ELECTORS in the Hampshire constituency of Eastleigh voted in a by-election overnight (AEDT); the Lib-Dem marginal has been retained by that party by 1,771 votes, after the resignation of disgraced MP Chris Huhne and amid a sex scandal. The result is a slap to British Prime Minister David Cameron.
This is a short post for those who (like me) are interested in developments abroad; Eastleigh certainly held particular significance, both as a Lib-Dem/Conservative marginal (of the type the Tories must win to obtain an outright majority at the next general election) and as a referendum on the electoral health of the Lib-Dems in their own right.
On turnout of 52.8%, the Lib-Dems have retained the seat, winning 13,342 votes to UKIP’s 11,571. The Conservative candidate finished third with 10,559 votes, and Labour — as expected in this seat — finishing a distant fourth.
The result will cheer the Lib-Dems and their leader Nick Clegg in particular, who have been perceived as too close to the Conservative Party by their supporters as a consequence of the governing coalition they share with the Tories.
All established polls in Britain show the Lib-Dems have dropped more than half the support they recorded at the election in 2010 — a result which, if replicated in 2015, would see that party all but wiped out from the House of Commons.
This result — coming off the resignation of a disgraced MP, and with a sexual harassment scandal enveloping key Lib-Dem figures during the campaign — provides the third-party a much-needed fillip.
For the Conservatives to finish third, however, in a seat like Eastleigh, will place enormous pressure on PM David Cameron and his leadership, as debate rages within the governing party over the direction it should pursue on a raft of issues including deficit reduction, immigration, and the position of the UK in relation to the European Union.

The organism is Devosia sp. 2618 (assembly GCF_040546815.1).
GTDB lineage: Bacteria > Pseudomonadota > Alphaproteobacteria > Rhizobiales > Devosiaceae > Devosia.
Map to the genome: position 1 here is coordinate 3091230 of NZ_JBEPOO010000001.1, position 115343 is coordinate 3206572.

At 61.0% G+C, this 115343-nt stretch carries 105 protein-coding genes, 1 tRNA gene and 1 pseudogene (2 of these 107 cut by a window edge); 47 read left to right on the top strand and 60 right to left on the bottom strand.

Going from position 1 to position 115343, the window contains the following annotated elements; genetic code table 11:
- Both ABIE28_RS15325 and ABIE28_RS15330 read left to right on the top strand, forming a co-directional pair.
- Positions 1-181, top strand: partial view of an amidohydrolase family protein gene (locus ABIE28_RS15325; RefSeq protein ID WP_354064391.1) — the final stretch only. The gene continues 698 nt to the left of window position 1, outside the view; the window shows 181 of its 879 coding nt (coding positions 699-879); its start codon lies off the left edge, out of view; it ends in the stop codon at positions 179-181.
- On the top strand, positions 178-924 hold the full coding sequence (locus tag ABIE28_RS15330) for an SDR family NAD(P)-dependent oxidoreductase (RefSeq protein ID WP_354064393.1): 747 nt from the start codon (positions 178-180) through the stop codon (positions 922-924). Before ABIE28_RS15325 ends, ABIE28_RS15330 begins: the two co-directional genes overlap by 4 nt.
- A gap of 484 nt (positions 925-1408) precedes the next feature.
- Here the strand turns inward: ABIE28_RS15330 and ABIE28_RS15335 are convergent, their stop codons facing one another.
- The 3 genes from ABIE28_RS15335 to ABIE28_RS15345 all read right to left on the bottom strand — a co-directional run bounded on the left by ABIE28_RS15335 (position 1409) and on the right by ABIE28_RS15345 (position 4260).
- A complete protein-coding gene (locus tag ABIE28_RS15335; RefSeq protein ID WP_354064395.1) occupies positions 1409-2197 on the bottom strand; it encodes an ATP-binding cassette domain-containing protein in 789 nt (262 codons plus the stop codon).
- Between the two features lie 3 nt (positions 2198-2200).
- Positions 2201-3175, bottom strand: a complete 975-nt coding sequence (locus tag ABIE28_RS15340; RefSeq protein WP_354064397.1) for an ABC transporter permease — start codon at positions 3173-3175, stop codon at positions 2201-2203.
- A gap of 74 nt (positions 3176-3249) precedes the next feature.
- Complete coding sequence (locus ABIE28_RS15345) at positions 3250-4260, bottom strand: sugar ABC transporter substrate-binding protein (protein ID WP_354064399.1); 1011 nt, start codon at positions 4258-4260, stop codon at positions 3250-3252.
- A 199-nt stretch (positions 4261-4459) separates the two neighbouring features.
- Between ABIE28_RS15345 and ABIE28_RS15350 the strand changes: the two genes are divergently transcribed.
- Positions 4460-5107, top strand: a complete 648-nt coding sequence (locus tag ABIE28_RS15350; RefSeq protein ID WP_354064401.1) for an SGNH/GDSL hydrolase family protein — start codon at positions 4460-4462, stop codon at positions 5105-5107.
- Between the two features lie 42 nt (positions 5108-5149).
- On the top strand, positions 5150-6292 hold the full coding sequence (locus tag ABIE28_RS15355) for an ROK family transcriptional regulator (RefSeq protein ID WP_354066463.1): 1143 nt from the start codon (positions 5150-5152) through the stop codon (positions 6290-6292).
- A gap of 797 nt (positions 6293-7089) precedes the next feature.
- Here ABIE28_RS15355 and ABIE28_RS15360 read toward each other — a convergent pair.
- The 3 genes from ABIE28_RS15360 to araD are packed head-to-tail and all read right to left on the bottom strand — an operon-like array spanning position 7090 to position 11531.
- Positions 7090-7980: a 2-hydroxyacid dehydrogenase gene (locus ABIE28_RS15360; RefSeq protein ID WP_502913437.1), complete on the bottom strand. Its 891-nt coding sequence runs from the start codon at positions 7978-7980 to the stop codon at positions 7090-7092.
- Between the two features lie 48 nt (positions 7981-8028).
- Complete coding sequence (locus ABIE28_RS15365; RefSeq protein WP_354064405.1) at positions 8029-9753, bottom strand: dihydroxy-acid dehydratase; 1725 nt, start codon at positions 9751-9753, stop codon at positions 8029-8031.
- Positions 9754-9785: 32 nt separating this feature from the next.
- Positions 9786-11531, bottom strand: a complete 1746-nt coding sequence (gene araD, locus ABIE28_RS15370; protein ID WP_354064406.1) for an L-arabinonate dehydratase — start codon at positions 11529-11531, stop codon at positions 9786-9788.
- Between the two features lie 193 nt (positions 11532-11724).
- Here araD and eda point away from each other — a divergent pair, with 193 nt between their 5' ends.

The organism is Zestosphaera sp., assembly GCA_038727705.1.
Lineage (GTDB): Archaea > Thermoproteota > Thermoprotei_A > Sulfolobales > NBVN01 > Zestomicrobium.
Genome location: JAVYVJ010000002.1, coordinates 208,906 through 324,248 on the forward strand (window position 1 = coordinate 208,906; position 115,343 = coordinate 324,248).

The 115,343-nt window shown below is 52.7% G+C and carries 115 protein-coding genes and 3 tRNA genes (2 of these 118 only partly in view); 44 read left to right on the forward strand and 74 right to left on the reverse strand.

To be pushed into third place — even narrowly — by the anti-Brussels, Eurosceptic United Kingdom Independence Party is an embarrassment to the Tories, pure and simple; proud of its tradition as defender of the Union and increasingly hostile toward the EU in its own right, the pressure on David Cameron to offer the British public a so-called “in-out” referendum in tandem with the general election due in early 2015 will become stifling.
This column has, previously, been an ardent supporter of David Cameron; increasingly, however, we believe he is not suited to lead the United Kingdom at a difficult time and — whilst resolutely supportive of the Conservative Party — believe the time may be approaching at which the merits of other candidates for leadership can and should be evaluated by that party’s MPs, its executive and its membership.
Britain can ill-afford a return to Labour at its next election, just as our own country cannot afford a continuation of the present Labor regime in office in Canberra.
Even so, the result in Eastleigh is a wake-up call to the Conservatives, and an ominous illustration of the difficulty the party must overcome if it is to stand any realistic chance of victory in Westminster under its present leadership arrangements.